Fox News was the latest victim of the pro-Assad group of hackers known as the Syrian Electronic Army.
The Syrian Electronic Army (SEA) - who are aligned with Syrian president Bashar al-Assad - took over a a Hootsuite account belonging to Fox TV, allowing them to post updates on multiple international Fox television network Twitter accounts.
Hottsuite is a social media management system which lets users control multiple accounts from a single user interface, integrating popular social networks like Twitter, Facebook, LinkedIn, Foursquare, Google+ and Wordpress.
First reported by Matthew Keys, a member of the SEA claimed that compromising the Hootsuite account gave another memeber of the group access to over 200 Twitter and Facebook accounts associated with the news network.
As in previous attacks, the SEA used the compromised accounts to send out pro-Assad messages from some of the Twitter and Facebook profiles related to Fox. Among the accounts to be compromised are those associated with National Geographic channels in an number of countries as well as accounts dedicated to several Fox TV shows.
While the majority of accounts seem to have been restored, some still show pro-Assad tweets such as the Italian FlopTV Twitter account. Softpedia report seeing a Pastebin paste claiming that up to 42 Fox-related Twitter accounts had been compromised but at the time of publication this paste has been removed.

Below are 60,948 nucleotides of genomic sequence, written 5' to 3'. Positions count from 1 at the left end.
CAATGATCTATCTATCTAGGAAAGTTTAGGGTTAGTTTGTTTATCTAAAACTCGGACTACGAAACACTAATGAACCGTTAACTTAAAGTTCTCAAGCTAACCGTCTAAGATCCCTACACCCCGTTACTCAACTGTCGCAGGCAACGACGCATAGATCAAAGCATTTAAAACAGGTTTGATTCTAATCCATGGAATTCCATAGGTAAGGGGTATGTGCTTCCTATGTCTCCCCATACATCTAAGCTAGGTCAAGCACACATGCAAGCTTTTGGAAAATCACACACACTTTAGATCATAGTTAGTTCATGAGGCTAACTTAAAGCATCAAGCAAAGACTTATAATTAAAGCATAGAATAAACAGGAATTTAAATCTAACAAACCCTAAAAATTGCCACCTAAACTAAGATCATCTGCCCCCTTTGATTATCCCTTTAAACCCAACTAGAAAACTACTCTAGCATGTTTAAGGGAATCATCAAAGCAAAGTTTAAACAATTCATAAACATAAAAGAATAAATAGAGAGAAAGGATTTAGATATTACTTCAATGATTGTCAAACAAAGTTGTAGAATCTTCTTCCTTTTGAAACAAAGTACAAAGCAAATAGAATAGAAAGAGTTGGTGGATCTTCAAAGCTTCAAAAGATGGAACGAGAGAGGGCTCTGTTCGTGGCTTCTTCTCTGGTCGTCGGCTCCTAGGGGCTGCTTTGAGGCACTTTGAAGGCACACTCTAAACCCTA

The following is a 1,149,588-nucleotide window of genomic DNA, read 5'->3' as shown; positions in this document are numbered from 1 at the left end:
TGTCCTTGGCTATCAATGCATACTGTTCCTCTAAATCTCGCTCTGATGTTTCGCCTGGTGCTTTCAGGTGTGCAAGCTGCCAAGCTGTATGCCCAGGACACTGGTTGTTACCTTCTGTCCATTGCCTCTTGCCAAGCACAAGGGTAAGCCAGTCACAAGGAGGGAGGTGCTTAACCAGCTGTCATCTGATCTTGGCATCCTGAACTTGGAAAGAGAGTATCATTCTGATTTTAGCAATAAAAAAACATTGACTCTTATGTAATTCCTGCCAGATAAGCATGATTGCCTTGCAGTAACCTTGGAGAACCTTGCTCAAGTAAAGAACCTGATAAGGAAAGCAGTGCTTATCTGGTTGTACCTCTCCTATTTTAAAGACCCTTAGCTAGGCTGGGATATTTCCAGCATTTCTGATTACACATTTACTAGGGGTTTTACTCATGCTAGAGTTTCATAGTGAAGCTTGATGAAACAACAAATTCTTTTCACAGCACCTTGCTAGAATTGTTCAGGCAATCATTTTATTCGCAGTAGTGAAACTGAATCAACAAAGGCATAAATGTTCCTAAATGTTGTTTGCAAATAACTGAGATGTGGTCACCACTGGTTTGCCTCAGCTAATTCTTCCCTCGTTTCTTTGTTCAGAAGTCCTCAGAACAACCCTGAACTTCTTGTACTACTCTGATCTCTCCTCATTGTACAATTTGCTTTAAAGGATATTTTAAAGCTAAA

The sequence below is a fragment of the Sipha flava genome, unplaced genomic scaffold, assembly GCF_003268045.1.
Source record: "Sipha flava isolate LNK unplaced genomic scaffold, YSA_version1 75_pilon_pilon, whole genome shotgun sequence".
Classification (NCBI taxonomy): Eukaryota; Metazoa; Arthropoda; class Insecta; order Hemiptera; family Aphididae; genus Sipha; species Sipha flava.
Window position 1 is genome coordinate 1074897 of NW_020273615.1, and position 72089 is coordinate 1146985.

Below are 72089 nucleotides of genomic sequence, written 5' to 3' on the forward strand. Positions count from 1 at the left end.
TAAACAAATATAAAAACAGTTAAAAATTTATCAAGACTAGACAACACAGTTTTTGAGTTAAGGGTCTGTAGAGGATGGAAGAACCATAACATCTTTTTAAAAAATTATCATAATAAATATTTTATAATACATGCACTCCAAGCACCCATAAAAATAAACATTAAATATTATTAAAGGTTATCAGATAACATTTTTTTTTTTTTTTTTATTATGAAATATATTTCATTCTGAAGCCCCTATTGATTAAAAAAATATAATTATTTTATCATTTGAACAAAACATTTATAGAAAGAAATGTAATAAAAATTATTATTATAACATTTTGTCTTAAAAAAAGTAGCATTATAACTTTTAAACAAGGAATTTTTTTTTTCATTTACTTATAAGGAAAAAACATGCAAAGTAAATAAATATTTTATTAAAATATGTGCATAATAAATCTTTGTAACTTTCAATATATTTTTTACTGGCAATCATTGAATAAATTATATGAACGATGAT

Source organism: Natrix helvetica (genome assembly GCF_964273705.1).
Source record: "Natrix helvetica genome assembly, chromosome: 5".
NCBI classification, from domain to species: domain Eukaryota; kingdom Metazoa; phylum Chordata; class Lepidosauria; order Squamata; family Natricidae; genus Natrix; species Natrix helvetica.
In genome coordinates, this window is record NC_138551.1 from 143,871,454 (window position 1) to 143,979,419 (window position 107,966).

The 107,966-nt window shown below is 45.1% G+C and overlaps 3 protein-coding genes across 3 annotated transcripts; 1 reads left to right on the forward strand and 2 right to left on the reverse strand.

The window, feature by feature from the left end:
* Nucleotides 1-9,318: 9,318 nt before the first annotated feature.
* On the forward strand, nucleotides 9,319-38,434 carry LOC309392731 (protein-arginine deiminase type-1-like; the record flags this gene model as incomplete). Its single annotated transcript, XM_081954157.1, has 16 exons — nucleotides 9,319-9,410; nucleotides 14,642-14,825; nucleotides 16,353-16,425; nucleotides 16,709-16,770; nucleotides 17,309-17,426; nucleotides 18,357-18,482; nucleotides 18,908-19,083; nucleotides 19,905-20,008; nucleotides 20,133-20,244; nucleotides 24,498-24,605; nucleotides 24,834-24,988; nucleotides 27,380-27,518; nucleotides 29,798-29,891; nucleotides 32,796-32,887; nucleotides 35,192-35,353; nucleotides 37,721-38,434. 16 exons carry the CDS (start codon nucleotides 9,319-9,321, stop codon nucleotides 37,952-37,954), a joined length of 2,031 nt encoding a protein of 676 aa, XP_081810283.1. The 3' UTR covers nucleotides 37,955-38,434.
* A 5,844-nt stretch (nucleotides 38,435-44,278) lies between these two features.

The network has confirmed the attack on its Fox TV UK Facebook page, stating: "Looks like we've been hit by hackers! Our tech team is working to fix this now and we will be back up & running soon..."
The SEA rose to prominence earlier this year with a series of high profile attacks against media outlets such as the Guardian, BBC, Sky News, New York Times and AP, with the attack on the AP Twitter account resulting in some $140 billion wiped off the S&P 500 index for a brief period.
Last week the group hacked into the recruitment website of the US Marines, posting a message to its "brothers" in the US Marine Corps as well as posting a series of pictures purporting to show soldiers in uniform holding up written messages protesting US involvement in Syria.
The group is seen as the cyber arm of Assad's regime though the SEA has consistently asserted that it is not financially backed by the Syrian president.